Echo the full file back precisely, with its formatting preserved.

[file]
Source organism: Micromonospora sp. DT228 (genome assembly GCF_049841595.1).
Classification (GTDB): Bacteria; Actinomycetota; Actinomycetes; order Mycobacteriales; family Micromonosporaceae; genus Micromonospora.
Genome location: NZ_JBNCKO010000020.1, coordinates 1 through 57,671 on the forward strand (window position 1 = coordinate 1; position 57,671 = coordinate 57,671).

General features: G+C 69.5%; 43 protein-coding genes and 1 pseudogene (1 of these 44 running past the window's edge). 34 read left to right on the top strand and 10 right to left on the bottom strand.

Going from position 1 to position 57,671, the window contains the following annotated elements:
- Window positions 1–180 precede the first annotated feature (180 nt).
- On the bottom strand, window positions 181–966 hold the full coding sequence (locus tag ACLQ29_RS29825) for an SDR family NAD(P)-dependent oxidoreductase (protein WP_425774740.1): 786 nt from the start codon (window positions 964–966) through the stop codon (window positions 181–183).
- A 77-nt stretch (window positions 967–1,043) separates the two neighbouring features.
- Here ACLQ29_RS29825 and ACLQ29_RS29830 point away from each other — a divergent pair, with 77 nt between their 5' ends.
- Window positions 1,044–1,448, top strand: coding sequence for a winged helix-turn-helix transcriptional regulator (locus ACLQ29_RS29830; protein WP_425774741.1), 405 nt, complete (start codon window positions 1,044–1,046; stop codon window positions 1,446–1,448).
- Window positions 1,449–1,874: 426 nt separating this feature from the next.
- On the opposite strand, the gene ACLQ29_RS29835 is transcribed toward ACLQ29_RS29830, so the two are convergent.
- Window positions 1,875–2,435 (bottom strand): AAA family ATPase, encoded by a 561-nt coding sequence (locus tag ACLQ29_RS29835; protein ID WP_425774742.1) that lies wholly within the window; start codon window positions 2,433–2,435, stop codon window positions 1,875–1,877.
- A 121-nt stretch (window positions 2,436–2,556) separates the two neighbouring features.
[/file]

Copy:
Source organism: Micromonospora sp. DT228 (genome assembly GCF_049841595.1).
Classification (GTDB): Bacteria; Actinomycetota; Actinomycetes; order Mycobacteriales; family Micromonosporaceae; genus Micromonospora.
Genome location: NZ_JBNCKO010000020.1, coordinates 1 through 57,671 on the forward strand (window position 1 = coordinate 1; position 57,671 = coordinate 57,671).

General features: G+C 69.5%; 43 protein-coding genes and 1 pseudogene (1 of these 44 running past the window's edge). 34 read left to right on the top strand and 10 right to left on the bottom strand.

Going from position 1 to position 57,671, the window contains the following annotated elements:
- Window positions 1–180 precede the first annotated feature (180 nt).
- On the bottom strand, window positions 181–966 hold the full coding sequence (locus tag ACLQ29_RS29825) for an SDR family NAD(P)-dependent oxidoreductase (protein WP_425774740.1): 786 nt from the start codon (window positions 964–966) through the stop codon (window positions 181–183).
- A 77-nt stretch (window positions 967–1,043) separates the two neighbouring features.
- Here ACLQ29_RS29825 and ACLQ29_RS29830 point away from each other — a divergent pair, with 77 nt between their 5' ends.
- Window positions 1,044–1,448, top strand: coding sequence for a winged helix-turn-helix transcriptional regulator (locus ACLQ29_RS29830; protein WP_425774741.1), 405 nt, complete (start codon window positions 1,044–1,046; stop codon window positions 1,446–1,448).
- Window positions 1,449–1,874: 426 nt separating this feature from the next.
- On the opposite strand, the gene ACLQ29_RS29835 is transcribed toward ACLQ29_RS29830, so the two are convergent.
- Window positions 1,875–2,435 (bottom strand): AAA family ATPase, encoded by a 561-nt coding sequence (locus tag ACLQ29_RS29835; protein ID WP_425774742.1) that lies wholly within the window; start codon window positions 2,433–2,435, stop codon window positions 1,875–1,877.
- A 121-nt stretch (window positions 2,436–2,556) separates the two neighbouring features.